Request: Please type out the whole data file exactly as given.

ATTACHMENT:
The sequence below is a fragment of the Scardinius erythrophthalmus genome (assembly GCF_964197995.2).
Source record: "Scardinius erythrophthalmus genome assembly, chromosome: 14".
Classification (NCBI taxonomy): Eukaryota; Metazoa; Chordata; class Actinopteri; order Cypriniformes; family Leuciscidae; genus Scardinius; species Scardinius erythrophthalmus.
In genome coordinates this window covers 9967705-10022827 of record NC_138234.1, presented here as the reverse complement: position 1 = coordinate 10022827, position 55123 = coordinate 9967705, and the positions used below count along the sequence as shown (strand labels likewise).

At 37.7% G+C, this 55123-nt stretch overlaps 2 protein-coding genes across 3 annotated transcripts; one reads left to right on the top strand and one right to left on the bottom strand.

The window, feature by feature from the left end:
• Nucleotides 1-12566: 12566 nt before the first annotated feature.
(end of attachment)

The sequence below is a fragment of the Scardinius erythrophthalmus genome (assembly GCF_964197995.2).
Source record: "Scardinius erythrophthalmus genome assembly, chromosome: 14".
Classification (NCBI taxonomy): Eukaryota; Metazoa; Chordata; class Actinopteri; order Cypriniformes; family Leuciscidae; genus Scardinius; species Scardinius erythrophthalmus.
In genome coordinates this window covers 9967705-10022827 of record NC_138234.1, presented here as the reverse complement: position 1 = coordinate 10022827, position 55123 = coordinate 9967705, and the positions used below count along the sequence as shown (strand labels likewise).

At 37.7% G+C, this 55123-nt stretch overlaps 2 protein-coding genes across 3 annotated transcripts; one reads left to right on the top strand and one right to left on the bottom strand.

The window, feature by feature from the left end:
• Nucleotides 1-12566: 12566 nt before the first annotated feature.